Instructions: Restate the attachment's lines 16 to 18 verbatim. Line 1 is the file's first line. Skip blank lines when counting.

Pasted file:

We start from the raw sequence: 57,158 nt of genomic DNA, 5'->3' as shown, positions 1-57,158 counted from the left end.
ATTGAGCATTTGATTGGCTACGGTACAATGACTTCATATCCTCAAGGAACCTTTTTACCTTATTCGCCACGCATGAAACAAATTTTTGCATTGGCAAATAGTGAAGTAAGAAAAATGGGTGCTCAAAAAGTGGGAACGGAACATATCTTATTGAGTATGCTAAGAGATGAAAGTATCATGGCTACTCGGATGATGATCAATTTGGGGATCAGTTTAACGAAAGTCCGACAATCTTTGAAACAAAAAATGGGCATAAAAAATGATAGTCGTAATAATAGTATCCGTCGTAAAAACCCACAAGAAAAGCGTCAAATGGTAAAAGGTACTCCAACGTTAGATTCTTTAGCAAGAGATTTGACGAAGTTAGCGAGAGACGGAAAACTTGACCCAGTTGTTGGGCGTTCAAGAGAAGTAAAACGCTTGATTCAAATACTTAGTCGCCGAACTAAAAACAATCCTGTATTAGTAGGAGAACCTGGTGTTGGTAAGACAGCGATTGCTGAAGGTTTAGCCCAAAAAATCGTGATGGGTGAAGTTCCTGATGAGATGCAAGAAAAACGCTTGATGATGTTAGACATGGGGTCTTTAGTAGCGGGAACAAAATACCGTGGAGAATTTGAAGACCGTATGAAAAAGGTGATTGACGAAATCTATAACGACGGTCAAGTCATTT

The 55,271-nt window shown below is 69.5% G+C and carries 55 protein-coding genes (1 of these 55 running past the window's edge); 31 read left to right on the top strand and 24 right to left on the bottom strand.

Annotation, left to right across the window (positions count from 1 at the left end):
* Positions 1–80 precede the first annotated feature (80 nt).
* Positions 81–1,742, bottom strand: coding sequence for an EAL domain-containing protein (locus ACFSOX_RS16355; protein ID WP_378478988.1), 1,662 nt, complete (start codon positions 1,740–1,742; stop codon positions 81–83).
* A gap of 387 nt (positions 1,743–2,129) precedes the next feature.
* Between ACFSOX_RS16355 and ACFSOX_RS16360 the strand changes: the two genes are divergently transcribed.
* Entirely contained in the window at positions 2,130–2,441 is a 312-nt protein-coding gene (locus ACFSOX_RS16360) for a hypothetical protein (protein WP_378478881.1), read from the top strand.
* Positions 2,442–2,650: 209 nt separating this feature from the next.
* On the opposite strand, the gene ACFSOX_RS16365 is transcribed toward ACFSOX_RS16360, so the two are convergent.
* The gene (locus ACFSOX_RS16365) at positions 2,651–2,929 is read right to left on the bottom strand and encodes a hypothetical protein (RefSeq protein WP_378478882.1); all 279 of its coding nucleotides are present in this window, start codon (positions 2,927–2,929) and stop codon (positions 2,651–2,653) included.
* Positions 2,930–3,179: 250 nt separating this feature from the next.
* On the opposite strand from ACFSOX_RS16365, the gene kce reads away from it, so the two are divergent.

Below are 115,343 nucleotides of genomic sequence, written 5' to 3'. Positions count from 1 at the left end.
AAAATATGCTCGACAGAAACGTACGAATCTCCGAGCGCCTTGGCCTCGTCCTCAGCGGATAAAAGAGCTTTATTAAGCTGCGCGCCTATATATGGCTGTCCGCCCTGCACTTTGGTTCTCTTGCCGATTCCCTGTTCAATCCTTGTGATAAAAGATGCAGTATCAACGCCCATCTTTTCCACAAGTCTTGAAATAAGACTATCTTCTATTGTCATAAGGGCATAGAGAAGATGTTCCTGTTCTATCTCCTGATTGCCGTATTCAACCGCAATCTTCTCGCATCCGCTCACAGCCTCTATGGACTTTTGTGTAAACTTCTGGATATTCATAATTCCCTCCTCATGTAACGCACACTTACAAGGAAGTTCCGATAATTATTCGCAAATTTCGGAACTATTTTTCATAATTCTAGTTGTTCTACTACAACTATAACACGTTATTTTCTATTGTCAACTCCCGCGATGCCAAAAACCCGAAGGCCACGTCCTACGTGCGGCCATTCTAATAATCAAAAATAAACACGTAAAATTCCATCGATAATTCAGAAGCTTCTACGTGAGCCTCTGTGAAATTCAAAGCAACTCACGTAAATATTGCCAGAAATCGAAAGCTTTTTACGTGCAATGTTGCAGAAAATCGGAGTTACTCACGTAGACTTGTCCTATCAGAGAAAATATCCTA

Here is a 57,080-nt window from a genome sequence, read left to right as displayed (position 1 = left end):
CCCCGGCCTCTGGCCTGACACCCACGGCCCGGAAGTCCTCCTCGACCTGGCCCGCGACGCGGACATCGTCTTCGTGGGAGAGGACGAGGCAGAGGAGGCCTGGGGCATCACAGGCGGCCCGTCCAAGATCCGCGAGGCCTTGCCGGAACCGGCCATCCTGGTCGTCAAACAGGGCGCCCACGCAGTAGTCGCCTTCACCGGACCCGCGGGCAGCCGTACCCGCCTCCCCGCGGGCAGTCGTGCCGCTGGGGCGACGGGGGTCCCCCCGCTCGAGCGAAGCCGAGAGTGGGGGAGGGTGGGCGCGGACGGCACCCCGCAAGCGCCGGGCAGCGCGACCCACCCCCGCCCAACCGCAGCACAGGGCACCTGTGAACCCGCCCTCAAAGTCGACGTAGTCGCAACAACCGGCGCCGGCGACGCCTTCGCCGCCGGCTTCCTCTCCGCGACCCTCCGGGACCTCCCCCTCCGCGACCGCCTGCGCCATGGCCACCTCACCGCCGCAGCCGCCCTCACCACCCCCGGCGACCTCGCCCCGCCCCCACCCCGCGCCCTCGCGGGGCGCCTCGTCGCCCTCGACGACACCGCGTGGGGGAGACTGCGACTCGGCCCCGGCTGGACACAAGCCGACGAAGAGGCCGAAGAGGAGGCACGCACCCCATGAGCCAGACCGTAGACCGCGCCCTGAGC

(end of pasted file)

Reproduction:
AAAATATGCTCGACAGAAACGTACGAATCTCCGAGCGCCTTGGCCTCGTCCTCAGCGGATAAAAGAGCTTTATTAAGCTGCGCGCCTATATATGGCTGTCCGCCCTGCACTTTGGTTCTCTTGCCGATTCCCTGTTCAATCCTTGTGATAAAAGATGCAGTATCAACGCCCATCTTTTCCACAAGTCTTGAAATAAGACTATCTTCTATTGTCATAAGGGCATAGAGAAGATGTTCCTGTTCTATCTCCTGATTGCCGTATTCAACCGCAATCTTCTCGCATCCGCTCACAGCCTCTATGGACTTTTGTGTAAACTTCTGGATATTCATAATTCCCTCCTCATGTAACGCACACTTACAAGGAAGTTCCGATAATTATTCGCAAATTTCGGAACTATTTTTCATAATTCTAGTTGTTCTACTACAACTATAACACGTTATTTTCTATTGTCAACTCCCGCGATGCCAAAAACCCGAAGGCCACGTCCTACGTGCGGCCATTCTAATAATCAAAAATAAACACGTAAAATTCCATCGATAATTCAGAAGCTTCTACGTGAGCCTCTGTGAAATTCAAAGCAACTCACGTAAATATTGCCAGAAATCGAAAGCTTTTTACGTGCAATGTTGCAGAAAATCGGAGTTACTCACGTAGACTTGTCCTATCAGAGAAAATATCCTA

Here is a 57,080-nt window from a genome sequence, read left to right as displayed (position 1 = left end):
CCCCGGCCTCTGGCCTGACACCCACGGCCCGGAAGTCCTCCTCGACCTGGCCCGCGACGCGGACATCGTCTTCGTGGGAGAGGACGAGGCAGAGGAGGCCTGGGGCATCACAGGCGGCCCGTCCAAGATCCGCGAGGCCTTGCCGGAACCGGCCATCCTGGTCGTCAAACAGGGCGCCCACGCAGTAGTCGCCTTCACCGGACCCGCGGGCAGCCGTACCCGCCTCCCCGCGGGCAGTCGTGCCGCTGGGGCGACGGGGGTCCCCCCGCTCGAGCGAAGCCGAGAGTGGGGGAGGGTGGGCGCGGACGGCACCCCGCAAGCGCCGGGCAGCGCGACCCACCCCCGCCCAACCGCAGCACAGGGCACCTGTGAACCCGCCCTCAAAGTCGACGTAGTCGCAACAACCGGCGCCGGCGACGCCTTCGCCGCCGGCTTCCTCTCCGCGACCCTCCGGGACCTCCCCCTCCGCGACCGCCTGCGCCATGGCCACCTCACCGCCGCAGCCGCCCTCACCACCCCCGGCGACCTCGCCCCGCCCCCACCCCGCGCCCTCGCGGGGCGCCTCGTCGCCCTCGACGACACCGCGTGGGGGAGACTGCGACTCGGCCCCGGCTGGACACAAGCCGACGAAGAGGCCGAAGAGGAGGCACGCACCCCATGAGCCAGACCGTAGACCGCGCCCTGAGC